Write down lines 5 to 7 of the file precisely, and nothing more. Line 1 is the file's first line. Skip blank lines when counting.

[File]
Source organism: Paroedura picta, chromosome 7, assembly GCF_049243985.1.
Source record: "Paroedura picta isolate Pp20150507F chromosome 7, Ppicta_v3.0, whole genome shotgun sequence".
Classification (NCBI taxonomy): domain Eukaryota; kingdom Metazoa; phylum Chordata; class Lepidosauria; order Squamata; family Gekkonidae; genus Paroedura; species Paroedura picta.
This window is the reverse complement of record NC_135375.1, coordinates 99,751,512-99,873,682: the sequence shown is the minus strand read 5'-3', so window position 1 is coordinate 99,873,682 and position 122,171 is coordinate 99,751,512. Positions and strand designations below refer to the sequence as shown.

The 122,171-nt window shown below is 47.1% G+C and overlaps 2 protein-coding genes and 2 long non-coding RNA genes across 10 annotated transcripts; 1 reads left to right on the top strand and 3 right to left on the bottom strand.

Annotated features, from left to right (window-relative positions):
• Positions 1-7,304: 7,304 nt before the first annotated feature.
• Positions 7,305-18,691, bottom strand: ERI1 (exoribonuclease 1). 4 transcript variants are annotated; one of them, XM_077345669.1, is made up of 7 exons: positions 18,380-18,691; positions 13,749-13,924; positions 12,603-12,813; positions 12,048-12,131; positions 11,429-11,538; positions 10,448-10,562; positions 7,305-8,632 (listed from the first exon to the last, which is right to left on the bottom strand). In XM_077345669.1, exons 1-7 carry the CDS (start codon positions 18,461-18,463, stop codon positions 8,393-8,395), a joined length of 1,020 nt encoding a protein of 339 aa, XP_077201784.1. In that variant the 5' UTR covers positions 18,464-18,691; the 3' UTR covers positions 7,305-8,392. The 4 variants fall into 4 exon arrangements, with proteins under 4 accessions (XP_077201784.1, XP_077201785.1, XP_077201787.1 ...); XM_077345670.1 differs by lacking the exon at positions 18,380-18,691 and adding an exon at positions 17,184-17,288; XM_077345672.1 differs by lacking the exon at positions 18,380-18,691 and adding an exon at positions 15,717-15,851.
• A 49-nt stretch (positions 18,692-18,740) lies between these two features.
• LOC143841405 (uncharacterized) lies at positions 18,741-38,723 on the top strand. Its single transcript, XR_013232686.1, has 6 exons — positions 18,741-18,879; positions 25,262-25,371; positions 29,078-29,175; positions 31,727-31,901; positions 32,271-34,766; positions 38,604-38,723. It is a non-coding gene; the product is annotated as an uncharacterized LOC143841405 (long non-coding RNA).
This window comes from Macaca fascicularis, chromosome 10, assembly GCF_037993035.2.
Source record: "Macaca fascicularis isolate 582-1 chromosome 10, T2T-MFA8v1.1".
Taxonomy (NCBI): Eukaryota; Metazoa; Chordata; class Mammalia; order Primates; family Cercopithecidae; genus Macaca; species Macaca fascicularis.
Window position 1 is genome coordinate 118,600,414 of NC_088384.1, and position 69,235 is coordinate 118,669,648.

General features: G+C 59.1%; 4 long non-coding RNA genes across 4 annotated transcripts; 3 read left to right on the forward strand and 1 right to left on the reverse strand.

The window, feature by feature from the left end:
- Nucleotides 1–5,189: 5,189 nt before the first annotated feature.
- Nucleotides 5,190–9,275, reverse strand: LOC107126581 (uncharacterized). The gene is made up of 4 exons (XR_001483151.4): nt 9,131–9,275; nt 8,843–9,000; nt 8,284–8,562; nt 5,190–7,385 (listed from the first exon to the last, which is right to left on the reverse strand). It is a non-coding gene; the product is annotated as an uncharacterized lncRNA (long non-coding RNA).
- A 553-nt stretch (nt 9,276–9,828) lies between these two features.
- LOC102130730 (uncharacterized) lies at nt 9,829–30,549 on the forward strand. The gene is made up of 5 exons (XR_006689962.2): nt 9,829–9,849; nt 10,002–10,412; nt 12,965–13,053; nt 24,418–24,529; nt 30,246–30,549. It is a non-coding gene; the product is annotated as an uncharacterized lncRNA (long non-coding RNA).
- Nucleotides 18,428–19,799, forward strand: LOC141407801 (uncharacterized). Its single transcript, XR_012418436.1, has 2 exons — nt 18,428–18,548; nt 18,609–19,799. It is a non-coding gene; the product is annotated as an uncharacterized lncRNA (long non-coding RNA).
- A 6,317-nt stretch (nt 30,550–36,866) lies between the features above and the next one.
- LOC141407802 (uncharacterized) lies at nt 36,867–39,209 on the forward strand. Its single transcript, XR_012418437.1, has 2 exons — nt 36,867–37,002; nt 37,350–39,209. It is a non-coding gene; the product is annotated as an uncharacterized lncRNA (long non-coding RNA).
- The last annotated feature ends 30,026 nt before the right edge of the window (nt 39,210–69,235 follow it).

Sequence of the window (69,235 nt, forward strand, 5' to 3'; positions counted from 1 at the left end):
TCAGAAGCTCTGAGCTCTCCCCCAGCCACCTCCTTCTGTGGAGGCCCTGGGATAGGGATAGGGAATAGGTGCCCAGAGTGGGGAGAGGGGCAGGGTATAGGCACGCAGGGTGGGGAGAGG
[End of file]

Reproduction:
The 122,171-nt window shown below is 47.1% G+C and overlaps 2 protein-coding genes and 2 long non-coding RNA genes across 10 annotated transcripts; 1 reads left to right on the top strand and 3 right to left on the bottom strand.

Annotated features, from left to right (window-relative positions):
• Positions 1-7,304: 7,304 nt before the first annotated feature.